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Thread: Any idea from description ?

  1. #1
    Join Date
    Sep 2002
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    Any idea from description ?

    Until I take 7 more photos on my disposable camera, all I have is a description. I did bring home a baby plant but it is far from the adult coloing. Think Floridian. This plant has gorgeous glowing raspberry leaves about a foot long and somewhat narrow. It can grow up to 6 feet tall. It spreads by underground roots. The stem is soft wood and quite narrow--about 1-2 inches and 'ringed' with circular ridges.
    The baby plant only has red outlining the leabes--the interiors are dark .
    "If I keep a green bough in my heart, a singing bird will come"




  2. #2
    Join Date
    Sep 2002
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    I found it and an awesome website. Hawaiian Ti Plant.
    The plant apparently has lots of color variations but the ones my Mom has grow quite tall and look more like this photo(glowing raspberry full-colored leaves):
    http://toptropicals.com/catalog/uid/..._fruticosa.htm
    Attached Images  
    "If I keep a green bough in my heart, a singing bird will come"




  3. #3
    Join Date
    Dec 2002
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    northeast Tennessee
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    Cathy, I used to buy "Ti logs". They were about 4" long. and grew Ti plants. I haven't seen them in years. I don't remember them ever being so colorful. Very pretty!
    tennessee sue

  4. #4
    Join Date
    Jul 2006
    Location
    Austin, Texas
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    When we traveled to Hawaii, these plants were everywhere - all different color variations and sizes. Unless they get strong light, they won't look like the catalogs or website photos. I have found them to be very sensitive to the chemicals in city water supplies (causes a leaf tip burn appearance), These are not subtropical plants, they are 100% tropical and require temps above 50 degrees and probably would die at 40 degrees. I have had trouble growing this plant well so have chosen to focus on other tropicals.
    Bob Beyer
    Austin TX, Zone 8b/9a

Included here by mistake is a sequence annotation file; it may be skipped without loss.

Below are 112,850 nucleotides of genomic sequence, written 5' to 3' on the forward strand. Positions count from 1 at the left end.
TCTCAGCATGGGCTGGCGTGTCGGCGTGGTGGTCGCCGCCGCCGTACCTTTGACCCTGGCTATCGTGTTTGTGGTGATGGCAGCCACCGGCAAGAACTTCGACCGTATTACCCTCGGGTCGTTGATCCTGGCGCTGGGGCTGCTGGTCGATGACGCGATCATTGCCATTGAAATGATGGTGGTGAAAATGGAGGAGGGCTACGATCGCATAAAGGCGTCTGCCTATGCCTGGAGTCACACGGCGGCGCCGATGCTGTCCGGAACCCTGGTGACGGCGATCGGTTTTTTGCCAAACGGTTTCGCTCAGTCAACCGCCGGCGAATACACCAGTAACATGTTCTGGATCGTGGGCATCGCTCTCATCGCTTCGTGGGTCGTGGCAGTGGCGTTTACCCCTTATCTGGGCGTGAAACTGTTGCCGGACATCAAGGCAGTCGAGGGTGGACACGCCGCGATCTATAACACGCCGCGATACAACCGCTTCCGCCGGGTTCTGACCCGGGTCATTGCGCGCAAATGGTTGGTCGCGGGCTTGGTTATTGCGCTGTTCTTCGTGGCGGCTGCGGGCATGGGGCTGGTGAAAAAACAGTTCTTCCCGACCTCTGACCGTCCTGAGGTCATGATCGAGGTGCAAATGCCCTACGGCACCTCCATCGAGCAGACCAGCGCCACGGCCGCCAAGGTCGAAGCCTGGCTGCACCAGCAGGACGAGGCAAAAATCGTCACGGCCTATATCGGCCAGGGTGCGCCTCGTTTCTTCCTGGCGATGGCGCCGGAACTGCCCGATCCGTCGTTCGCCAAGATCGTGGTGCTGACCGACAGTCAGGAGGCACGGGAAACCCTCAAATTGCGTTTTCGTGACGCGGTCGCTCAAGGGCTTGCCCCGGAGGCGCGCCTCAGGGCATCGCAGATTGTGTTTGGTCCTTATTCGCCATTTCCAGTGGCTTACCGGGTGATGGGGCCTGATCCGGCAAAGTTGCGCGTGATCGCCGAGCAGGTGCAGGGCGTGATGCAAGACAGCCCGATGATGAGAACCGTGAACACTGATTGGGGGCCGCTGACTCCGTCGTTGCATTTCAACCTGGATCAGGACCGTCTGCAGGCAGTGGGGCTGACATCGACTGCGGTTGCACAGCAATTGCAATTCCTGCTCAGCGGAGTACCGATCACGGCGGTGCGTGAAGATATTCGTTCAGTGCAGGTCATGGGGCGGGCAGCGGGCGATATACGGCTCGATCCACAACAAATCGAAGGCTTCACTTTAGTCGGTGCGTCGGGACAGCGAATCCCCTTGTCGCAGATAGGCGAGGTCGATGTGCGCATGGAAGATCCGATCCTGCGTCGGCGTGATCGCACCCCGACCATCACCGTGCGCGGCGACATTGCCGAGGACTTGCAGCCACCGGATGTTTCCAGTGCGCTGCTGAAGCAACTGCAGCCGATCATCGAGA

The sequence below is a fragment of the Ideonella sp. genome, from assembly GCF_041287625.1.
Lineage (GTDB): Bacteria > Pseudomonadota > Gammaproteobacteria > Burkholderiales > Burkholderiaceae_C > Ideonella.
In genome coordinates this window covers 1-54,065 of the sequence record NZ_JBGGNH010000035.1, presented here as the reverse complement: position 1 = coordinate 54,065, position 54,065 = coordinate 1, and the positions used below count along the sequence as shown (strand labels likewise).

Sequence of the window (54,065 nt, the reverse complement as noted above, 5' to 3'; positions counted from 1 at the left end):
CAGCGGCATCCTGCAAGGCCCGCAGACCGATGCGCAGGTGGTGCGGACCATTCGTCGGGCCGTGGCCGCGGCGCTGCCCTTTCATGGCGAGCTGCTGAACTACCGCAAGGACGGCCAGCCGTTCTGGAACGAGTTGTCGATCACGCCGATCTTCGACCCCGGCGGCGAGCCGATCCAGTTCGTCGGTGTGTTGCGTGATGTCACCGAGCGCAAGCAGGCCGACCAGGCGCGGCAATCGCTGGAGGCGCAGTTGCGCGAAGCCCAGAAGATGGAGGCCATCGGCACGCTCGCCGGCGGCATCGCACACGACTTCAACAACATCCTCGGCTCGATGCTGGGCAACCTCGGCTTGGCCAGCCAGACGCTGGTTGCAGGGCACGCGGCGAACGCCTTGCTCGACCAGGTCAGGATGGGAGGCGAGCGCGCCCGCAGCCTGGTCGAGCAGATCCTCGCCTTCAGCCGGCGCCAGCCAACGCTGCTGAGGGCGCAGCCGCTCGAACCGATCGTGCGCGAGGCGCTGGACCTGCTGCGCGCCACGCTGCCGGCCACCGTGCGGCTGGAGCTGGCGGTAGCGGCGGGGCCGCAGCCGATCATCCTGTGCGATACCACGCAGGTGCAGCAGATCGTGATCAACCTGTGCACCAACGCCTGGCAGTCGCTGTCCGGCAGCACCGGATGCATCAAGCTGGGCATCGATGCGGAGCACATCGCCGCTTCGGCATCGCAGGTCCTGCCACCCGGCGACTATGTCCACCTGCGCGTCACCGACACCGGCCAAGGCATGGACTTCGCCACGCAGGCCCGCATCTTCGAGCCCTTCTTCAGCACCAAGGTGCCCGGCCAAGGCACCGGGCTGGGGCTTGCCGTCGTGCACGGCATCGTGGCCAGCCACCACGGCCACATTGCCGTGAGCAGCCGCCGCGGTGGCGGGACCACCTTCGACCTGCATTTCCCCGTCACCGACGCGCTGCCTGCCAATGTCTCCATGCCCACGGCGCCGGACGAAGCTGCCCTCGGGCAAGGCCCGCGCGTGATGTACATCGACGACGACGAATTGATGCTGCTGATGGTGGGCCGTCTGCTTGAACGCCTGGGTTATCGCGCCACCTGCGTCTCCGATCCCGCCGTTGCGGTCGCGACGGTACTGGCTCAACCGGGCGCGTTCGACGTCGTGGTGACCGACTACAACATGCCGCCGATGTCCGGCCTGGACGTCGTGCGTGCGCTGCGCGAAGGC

5. #5
    Join Date
    Aug 2001
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    Zone 9a - Gulf Coast
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    Bob,

    I left one of the purple ones outside a year or so ago. It was in a pot that most of the soil had washed out. I was amazed to see new growth after several freezes. It did die back entirely to the soil level.

    Before being frozen back, there were 3 stems. After it came back, there were many. If I get a chance, I will count the stems this weekend.

    It doesn't look great, and I still haven't repotted it. So, I will probably repot it this spring, cut all the foliage and see what happens. I may even plant it in a more protected area in the ground and see if it comes back.

    They are not expensive plants here, so they are easily replaced.

    When I lived in San Antonio, I grew one from one of the 'logs'. It was simply green, though and not the pretty purple. I have seen gorgeous pictures of all sorts of rainbow colors of these beauties.
    Ann B.
    Zone 9a
    Gulf Coast


  6. #6
    Join Date
    Jul 2006
    Location
    Austin, Texas
    Posts
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    Ann, I was really referring to foliage on the plant dying at 40 degrees or below, but that must be one tough plant to survive a freeze. It had to have a mini microenvironment that protected the underground stem and roots. With limited GH space for overwintering tropicals, I just have never felt I had the extra space to support a Ti Plant among my limited tropical collection but you may have convinced me to try one this year.
    Bob Beyer
    Austin TX, Zone 8b/9a

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